The gains made during the Second World War proved transitory as women were demobilised from ‘men’s work’ to make way for the returning servicemen, as had happened following the First World War. However, unlike the 1920s, the late 1940s and 50s were periods of sustained economic growth. The post-war reconstruction effort made the need for an expanded labour force urgent. In the late 1940s, the government launched campaigns to encourage women to enter or stay in the labour market, and encouraged the migration of workers from (former) British colonies to fill the labour shortages.
The welfare state created many job opportunities in what was seen as ‘women’s work’. Jobs were available in the the newly created National Health Service for nurses, midwives, cleaners and clerical staff. Banking, textile and light industries such as electronics also expanded during this period and provided women with opportunities in clerical, secretarial and assembly work. Jobs were still strictly segregated by gender and routine repetitive work was categorised as women’s work for women’s (lower) wages.
The proportion of women in the labour force as a percentage of women of working age (15-64) increased from 45.9% in 1955 to 51% in 1965. Despite this increase in the rate of women’s employment, women were still considered to be 'secondary workers'. Women's wages were not considered central to families’ income, instead it was thought that women's wages were for ‘extras’ such as holidays or new consumer durables. Mothers of young children were once again discouraged from working and most of the state funded nurseries set up during the WWII were closed by the post-war Labour government. Welfare payments for families were based on the assumption that a man’s income supported his wife and children who were his dependants (the ‘family wage’). The benefit rates for married women were set at a lower level than those for married men.
In the early 50s, many employers still operated a ‘Marriage bar’, whereby married women were barred from certain occupations like teaching and clerical jobs (but not lower paid jobs) and those working were sacked upon marriage. But throughout the 1950s and 60s it became more common for married women to work for wages - at least part-time. By the 1960, 38% of married women worked but women were routinely sacked when they got pregnant and continued to be paid less than men even if they did the same jobs.
The struggle for equal pay
Women workers continued to campaign for equal pay through the 1950s. Women teachers and some civil servants were the first to win equal pay in 1961 and 62 respectively. However, these early victories only applied where women and men were employed in exactly the same jobs. However, most women workers in the public sector had jobs which were gender segregated and where no men were employed in roles such as secretaries, cleaners and typists. Women in these workplaces remained excluded from any of the ongoing debates about equal pay, as did women who worked in the private sector.
Women’s trade union membership increased through the 1950s and the 60s. In 1946, some 1.6 million women workers were unionised (24% of all women workers) and by 1969 this had risen to 2.5 million (29% of all women workers) (Undy, 2012). However, during this period trade unions continued to be led by white men who did not always prioritise the demands of their women and non-white members.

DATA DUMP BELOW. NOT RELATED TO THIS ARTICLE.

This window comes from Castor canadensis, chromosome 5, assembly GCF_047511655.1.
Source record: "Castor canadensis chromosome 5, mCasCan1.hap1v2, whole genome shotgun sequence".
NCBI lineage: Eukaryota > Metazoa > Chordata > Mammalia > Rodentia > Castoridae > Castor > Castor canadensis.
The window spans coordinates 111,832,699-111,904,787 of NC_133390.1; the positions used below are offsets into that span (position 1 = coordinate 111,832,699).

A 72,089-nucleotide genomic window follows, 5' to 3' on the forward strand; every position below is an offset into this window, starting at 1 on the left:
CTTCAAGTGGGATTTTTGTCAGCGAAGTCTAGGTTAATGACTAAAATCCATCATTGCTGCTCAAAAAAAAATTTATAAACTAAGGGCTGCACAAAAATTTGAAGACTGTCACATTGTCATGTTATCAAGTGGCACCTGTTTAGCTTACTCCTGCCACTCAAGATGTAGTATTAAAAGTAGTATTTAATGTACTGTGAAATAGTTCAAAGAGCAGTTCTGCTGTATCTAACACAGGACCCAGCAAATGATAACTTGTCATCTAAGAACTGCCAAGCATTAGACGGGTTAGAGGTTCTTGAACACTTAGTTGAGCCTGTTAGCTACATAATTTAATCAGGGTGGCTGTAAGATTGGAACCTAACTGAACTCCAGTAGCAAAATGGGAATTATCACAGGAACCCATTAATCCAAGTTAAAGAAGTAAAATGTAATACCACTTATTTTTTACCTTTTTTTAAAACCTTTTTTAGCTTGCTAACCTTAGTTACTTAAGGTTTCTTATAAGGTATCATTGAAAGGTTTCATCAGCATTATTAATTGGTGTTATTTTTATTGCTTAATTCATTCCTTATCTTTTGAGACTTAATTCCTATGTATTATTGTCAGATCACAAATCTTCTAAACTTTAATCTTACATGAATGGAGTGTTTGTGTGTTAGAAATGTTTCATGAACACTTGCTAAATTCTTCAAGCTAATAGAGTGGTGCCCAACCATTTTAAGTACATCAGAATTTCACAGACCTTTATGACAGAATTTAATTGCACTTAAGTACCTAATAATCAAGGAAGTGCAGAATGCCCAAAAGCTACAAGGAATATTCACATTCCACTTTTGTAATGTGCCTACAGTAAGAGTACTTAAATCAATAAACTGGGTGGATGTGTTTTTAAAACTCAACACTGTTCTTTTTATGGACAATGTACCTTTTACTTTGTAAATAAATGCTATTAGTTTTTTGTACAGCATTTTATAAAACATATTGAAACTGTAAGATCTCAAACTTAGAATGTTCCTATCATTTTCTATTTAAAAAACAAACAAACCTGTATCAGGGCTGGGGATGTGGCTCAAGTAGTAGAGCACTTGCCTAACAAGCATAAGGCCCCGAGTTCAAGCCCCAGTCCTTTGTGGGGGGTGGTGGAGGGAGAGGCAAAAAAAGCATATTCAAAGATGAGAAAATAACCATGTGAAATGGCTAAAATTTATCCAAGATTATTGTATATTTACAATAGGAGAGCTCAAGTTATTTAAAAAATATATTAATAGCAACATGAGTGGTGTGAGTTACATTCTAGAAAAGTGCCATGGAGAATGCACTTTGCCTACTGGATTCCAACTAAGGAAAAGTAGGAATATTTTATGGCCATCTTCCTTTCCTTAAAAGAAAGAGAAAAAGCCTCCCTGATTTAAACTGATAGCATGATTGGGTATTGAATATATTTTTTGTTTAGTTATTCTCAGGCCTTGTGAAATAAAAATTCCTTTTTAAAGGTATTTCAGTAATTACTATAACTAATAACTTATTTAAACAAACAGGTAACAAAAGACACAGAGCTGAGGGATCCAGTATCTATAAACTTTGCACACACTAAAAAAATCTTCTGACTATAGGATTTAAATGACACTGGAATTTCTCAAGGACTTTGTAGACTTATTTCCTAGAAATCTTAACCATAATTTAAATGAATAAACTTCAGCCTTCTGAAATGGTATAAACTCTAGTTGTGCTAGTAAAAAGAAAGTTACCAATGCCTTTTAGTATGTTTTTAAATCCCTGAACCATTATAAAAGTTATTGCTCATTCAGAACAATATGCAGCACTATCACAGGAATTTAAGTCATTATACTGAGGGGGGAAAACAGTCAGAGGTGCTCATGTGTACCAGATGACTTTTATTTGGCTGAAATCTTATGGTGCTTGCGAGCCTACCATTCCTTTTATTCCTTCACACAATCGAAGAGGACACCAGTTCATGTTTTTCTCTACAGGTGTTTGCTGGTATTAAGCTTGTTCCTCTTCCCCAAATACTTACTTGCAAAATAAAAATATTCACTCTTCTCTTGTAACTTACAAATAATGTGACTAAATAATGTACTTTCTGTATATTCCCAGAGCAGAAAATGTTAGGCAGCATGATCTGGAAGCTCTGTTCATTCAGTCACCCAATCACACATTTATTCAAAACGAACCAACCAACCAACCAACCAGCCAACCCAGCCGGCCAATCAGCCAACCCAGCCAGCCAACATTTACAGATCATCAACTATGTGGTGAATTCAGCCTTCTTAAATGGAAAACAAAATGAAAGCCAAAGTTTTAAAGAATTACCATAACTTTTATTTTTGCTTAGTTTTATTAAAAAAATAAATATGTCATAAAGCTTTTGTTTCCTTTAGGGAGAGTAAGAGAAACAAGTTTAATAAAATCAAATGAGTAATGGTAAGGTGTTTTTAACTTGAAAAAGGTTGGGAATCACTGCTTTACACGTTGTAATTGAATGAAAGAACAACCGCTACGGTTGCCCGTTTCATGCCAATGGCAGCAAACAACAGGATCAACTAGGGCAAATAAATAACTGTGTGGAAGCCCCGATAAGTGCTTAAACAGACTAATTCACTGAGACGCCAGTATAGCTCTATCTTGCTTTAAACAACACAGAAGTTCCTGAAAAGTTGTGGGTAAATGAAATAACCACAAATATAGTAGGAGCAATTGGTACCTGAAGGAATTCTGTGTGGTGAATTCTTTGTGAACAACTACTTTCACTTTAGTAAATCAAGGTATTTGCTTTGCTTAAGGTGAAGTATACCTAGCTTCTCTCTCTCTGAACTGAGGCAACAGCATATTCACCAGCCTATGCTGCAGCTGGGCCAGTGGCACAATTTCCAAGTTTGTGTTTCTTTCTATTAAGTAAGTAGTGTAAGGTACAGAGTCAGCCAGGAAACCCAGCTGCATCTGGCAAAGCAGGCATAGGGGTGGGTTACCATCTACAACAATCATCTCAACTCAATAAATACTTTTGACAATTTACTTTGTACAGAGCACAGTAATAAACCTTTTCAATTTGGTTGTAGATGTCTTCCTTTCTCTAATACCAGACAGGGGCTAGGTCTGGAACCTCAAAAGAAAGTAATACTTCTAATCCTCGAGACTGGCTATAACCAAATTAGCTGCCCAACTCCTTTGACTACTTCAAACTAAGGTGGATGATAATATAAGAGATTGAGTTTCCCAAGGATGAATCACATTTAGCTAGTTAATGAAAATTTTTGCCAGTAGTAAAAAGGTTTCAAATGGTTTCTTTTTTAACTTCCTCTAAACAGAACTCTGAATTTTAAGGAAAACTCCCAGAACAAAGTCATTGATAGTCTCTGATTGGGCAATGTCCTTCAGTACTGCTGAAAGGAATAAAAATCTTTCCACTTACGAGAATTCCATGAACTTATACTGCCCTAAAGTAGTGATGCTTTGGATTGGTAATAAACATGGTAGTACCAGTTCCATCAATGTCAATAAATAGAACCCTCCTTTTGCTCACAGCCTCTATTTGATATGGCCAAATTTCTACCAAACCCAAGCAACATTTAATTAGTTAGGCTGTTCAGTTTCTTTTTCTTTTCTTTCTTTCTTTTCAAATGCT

1968 was a significant year in the struggle for equal pay. Women sewing machinists who sewed car seat covers at the Ford car factory in Dagenham went on strike. They were angry because their jobs had been re-graded as unskilled, which resulted in them being paid 13% less than the male assembly workers. The women argued that their job required the same level of skill as the men’s jobs. The strikers had to overcome the initial reluctance of male workers and the trade union to support their cause. Eventually, the women accepted an increase which took their pay to 92% of the men’s pay. This was followed by other strikes over equal pay across the country and to renewed trade union support and campaigning on this issue. These campaigns led to the passage of the Equal Pay Act (1970), which applied to the public and private sectors where men and women were engaged in the same or broadly similar work.
Migrant workers in the UK labour market: 1946-1970
From the 1950s onwards, due to the labour shortages following WWII, the UK government encouraged the immigration of migrant workers to rebuild Britain and service the newly created NHS. While more men than women migrated in the earlier years, from the late 1960s, there were significant numbers of women who migrated to join their families settled in the UK. Many of these women worked in the health service but, like women from all ethnic backgrounds, were more likely than men to be engaged in repetitive jobs which were poorly paid and had little prospect of promotion.
Even where migrant women were educated in English and held professional qualifications, they found that only low-paid, unskilled jobs were open to them. In those days, there were occasions when trade unions colluded with the management to maintain differential wages between men and women, and between white and non-white workers. In 1963, Bristol Omnibus Company, supported by the local Transport and General Workers Union (TGWU) branch, refused to employ black or Asian bus crews. At this, the local black communities boycotted bus services for four months until the company backed down and overturned the ‘colour bar’. Similarly, a strike by black workers took place at Courtauld's Red Scar Mill, Preston, when the management forced Asian workers to work more machines for less pay, with the collusion of white workers and their union. Such attitudes by trade unions of the day meant that migrant women workers were disadvantaged in the labour market both because they were women and also because they were immigrants.